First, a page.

At the same time, Dentel is working with UD engineering colleagues Daniel Cha and Paul Imhoff to apply the technology in wastewater treatment facilities in the USA and South Korea.

For more information you can follow and take part in a discussion about the research with Prof Dentel on the SuSan Forum.

Source:  Karen B. Roberts, Bacteria fighting fabric, UDaily, 17 Apr 2014

 

 

WASHplus Weekly: Focus on Sanitation and Water for All High Level Meeting

Issue 142 April 18, 2014 | Focus on Sanitation and Water for All
High Level Meeting

This issue features the April 2014 Sanitation and Water for All High Level Meeting (HLM). Major commitments at the HLM included over 260 concrete actions by over 50 countries to strengthen institutions, improve planning, and increase domestic spending and donor investment in water and sanitation. Seventeen countries committed to end open defecation by 2030 or earlier, while over 20 countries went even farther and pledged to achieve universal access to water and sanitation within the same period. Other March and April 2014 WASH sector events and resources featured in this issue are a sanitation webinar, an online course on WASH policy, an update on WASH indicators and a study on geographical inequalities in the use of improved drinking water supply and sanitation across Africa.

EVENTS

April 11, 2014 – Sanitation and Water for All (SWA) High Level Meeting. | Meeting webcast | Meeting website with key documents | UNICEF press release |
The meeting was attended by Ministers of Finance from developing country partners, accompanied by their ministers responsible for water, sanitation and hygiene, and by ministers of development cooperation from donor countries, plus senior representatives from development banks, foundations and civil society. At the HLM developing countries, donors and development banks will report on the progress made on commitments tabled at the 2012 HLM and table new and more ambitious commitments for the period up to 2016.

March 24-28, 2014 – WASH for Everyone Everywhere 2014 Conference, Brisbane.(Conference presentations) | (Conference homepage) |
This conference was organized by the WASH Reference Group. The WASH Reference Group is a community of practice of non-governmental organizations and research institutions who are working together to enhance Australian-based sanitation and water initiatives overseas. The conference program included featured speakers from UNICEF, World Bank, the University of North Carolina and others. The conference presentations discussed multiple issues under the sub-themes of equitable access, universal services; achieving health outcomes with WASH; and sustaining services and outcomes.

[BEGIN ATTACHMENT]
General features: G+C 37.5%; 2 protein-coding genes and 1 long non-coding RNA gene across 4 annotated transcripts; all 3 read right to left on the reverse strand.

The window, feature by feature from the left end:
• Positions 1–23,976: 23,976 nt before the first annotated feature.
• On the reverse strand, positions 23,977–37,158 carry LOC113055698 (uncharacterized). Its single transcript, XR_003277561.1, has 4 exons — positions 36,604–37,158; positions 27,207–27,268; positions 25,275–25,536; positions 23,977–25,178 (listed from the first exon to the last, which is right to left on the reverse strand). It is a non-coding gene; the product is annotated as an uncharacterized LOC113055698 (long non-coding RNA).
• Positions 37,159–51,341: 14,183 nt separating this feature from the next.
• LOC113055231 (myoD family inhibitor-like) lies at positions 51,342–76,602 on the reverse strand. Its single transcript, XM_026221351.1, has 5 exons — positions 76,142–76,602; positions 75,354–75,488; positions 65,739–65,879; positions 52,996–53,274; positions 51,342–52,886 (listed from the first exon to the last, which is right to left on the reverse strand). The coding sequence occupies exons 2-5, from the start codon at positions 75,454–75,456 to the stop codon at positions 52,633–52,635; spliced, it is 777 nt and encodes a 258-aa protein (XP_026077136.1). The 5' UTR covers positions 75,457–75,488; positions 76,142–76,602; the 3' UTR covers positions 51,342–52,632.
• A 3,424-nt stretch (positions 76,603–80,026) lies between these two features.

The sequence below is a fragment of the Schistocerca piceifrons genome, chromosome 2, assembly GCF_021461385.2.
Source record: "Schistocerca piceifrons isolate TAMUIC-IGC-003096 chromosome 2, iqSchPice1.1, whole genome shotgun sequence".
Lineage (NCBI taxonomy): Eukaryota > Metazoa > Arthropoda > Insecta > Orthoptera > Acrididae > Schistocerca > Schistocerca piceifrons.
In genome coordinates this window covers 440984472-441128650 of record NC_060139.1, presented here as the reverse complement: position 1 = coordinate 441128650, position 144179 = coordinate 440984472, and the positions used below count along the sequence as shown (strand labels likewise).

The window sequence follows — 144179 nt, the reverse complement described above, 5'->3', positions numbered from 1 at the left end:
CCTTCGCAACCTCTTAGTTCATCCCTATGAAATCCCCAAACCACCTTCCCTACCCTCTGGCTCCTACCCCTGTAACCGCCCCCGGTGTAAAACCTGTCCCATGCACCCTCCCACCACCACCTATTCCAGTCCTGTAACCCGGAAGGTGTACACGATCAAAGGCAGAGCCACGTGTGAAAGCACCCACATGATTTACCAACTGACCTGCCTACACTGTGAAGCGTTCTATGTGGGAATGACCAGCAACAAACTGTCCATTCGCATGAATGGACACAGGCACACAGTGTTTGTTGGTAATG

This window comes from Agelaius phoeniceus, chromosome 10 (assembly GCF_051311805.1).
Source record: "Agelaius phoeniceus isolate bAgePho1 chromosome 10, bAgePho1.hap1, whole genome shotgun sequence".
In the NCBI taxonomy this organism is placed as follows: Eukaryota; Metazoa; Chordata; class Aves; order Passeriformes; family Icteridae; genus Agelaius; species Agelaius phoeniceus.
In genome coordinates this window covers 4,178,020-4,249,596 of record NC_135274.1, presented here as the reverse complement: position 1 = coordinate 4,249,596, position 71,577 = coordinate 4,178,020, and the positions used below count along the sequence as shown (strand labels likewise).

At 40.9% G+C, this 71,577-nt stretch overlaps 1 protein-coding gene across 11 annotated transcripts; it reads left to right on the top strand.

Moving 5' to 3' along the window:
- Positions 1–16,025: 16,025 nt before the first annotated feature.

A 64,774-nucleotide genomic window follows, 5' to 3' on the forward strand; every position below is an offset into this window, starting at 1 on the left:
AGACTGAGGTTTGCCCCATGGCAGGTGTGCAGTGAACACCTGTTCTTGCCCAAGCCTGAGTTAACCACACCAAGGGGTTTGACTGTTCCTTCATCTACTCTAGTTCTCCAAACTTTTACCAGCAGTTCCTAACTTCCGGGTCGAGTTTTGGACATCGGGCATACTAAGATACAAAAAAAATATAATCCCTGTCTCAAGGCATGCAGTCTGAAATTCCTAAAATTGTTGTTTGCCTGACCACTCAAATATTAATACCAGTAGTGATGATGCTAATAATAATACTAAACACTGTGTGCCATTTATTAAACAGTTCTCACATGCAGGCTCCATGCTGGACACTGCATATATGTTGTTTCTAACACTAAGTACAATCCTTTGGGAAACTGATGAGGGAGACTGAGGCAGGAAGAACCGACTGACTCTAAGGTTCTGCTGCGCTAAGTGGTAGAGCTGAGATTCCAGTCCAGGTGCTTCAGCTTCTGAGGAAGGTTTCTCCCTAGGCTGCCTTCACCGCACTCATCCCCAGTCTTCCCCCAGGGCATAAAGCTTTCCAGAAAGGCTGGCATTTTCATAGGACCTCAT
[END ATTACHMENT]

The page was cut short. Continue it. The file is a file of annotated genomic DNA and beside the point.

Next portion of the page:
April 29, 2014 – SuSanA/SEI Webinar on “Adding Missing Links in Sanitation Value Chains” with BMGF Grantees(Link)
The Sustainable Sanitation Alliance (SuSanA), with assistance of a team led by Stockholm Environment Institute, is conducting its 7th webinar with Gates Foundation sanitation grantees. Three grantees of the Bill & Melinda Gates Foundation will present their research results.

Continue reading

Reinvent the Toilet Fair: India – what’s next?

Several technologies displayed at the Reinvent the Toilet Fair: India “will be field tested in coming months in cities across India and Africa”, writes Doulaye Koné in the Bill & Melinda Gates Foundation (BMGF) blog “Impatient Optimists”.

These include reinvented toilet technologies, pit latrine and septic tank emptying technologies, as well as sludge-to-energy processing technologies. Some of the participants at the fair in New Delhi, like the President of the Fecal Sludge Emptying Association from Senegal, wanted to buy some of the technologies on display on the spot. He was very disappointed to learn that we still need to do additional testing to validate their performances before commercialization but we were thrilled about his excitement.

Beside the field testing, the BMGF has announced a collaboration agreement with the South African government on sanitation innovation solutions. The Department of Science and Technology (DST) has committed ZAR 30 million (US$ 2.7 million) to test and promote toilet technologies being developed by BMGF grantees in schools and rural communities in South Africa. BMGF is contributing US$ 1 million to support the testing of technologies selected. South Africa’s Water Research Commission is the implementing agency.

“In terms of rural school sanitation, the technologies will be demonstrated in the Cofimvaba district in the Eastern Cape as part of the Technology for Rural Education Development project,” the department said. “The technologies will also be demonstrated in the 23 district municipalities that have been identified by the government as critical in terms of service delivery.”

More information on BMGF sanitation grantees is avaialable on SuSanA.org.

Source:

  • Doulaye Koné , What Happened at the “Reinvent the Toilet Fair: India” and What’s Next?, Impatient Optimists, 11 Apr 2004
  • South Africa, Gates Foundation to ‘reinvent the toilet’, SouthAfrica.info, 28 Mar 2014